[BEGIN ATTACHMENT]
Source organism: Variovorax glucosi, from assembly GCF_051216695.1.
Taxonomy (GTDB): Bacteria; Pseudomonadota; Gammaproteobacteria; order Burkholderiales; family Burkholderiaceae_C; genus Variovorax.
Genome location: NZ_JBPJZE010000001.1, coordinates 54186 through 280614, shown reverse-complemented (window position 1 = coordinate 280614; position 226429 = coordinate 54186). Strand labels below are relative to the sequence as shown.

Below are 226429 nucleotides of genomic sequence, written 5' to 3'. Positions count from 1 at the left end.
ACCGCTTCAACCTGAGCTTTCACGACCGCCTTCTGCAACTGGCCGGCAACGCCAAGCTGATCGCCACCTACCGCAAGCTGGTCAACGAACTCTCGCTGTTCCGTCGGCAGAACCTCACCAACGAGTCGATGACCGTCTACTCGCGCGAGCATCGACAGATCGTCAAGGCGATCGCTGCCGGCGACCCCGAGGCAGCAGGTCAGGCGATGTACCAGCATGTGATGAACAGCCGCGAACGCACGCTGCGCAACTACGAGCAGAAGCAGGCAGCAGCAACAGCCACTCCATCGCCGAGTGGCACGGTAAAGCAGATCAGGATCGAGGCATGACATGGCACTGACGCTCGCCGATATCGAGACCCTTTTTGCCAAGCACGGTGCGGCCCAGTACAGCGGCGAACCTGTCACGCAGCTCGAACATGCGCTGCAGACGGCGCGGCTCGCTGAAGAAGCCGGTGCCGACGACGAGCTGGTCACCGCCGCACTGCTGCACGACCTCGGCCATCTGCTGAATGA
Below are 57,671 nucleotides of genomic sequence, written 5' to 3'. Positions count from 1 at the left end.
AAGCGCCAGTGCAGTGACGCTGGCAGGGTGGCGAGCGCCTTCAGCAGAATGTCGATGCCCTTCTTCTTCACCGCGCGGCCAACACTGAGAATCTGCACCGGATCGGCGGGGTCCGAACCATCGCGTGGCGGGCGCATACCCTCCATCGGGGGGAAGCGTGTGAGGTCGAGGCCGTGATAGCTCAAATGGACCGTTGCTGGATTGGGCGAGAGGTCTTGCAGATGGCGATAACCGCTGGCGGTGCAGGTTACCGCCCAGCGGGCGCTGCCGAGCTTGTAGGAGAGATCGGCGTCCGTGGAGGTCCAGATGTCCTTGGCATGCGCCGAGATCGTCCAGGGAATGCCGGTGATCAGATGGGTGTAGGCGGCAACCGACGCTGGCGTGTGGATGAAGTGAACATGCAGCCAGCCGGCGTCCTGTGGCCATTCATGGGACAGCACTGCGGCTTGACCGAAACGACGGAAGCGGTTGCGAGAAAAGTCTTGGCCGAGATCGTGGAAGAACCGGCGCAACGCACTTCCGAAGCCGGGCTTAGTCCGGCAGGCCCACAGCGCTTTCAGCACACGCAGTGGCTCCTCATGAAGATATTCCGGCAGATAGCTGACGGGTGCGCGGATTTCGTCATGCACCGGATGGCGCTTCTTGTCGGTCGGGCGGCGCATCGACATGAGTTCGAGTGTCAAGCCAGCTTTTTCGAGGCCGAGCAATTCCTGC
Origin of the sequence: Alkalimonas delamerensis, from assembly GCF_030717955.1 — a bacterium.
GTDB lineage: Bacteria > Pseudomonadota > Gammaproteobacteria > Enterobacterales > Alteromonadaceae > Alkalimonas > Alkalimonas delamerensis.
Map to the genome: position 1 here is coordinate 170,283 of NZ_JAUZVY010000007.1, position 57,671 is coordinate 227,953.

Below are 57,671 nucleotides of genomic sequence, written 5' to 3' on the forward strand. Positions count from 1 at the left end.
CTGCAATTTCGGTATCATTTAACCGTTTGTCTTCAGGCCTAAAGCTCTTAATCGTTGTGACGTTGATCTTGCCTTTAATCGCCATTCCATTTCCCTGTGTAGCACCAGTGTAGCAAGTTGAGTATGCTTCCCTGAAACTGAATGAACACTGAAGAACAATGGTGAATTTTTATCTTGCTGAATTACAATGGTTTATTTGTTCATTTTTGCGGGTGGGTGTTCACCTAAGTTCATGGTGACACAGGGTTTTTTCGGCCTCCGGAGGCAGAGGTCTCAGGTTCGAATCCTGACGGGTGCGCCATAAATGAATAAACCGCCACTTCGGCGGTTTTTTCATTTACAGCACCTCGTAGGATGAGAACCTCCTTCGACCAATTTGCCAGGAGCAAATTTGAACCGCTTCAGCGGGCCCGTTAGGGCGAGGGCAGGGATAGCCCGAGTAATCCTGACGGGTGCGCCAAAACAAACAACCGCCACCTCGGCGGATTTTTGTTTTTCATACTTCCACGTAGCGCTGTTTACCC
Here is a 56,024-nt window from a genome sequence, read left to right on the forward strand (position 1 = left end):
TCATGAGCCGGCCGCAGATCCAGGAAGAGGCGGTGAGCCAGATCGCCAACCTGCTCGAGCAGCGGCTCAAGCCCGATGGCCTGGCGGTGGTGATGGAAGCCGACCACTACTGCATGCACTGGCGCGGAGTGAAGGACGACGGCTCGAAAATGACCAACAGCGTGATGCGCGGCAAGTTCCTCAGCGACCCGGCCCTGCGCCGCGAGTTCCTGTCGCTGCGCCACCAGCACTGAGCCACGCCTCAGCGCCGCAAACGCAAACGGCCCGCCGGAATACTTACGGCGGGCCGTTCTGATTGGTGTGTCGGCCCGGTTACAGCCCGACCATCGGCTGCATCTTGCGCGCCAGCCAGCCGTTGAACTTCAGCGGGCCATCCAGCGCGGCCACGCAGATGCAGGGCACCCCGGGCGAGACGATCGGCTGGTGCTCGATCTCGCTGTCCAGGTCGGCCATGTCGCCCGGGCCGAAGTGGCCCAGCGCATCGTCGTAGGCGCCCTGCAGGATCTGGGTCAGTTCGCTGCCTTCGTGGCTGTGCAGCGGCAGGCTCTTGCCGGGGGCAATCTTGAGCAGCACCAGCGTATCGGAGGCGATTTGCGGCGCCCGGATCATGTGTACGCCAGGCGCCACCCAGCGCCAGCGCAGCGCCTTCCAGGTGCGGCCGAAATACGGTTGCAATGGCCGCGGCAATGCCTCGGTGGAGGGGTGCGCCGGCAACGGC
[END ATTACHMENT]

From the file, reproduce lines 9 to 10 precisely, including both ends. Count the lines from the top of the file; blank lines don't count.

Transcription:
GTDB lineage: Bacteria > Pseudomonadota > Gammaproteobacteria > Enterobacterales > Alteromonadaceae > Alkalimonas > Alkalimonas delamerensis.
Map to the genome: position 1 here is coordinate 170,283 of NZ_JAUZVY010000007.1, position 57,671 is coordinate 227,953.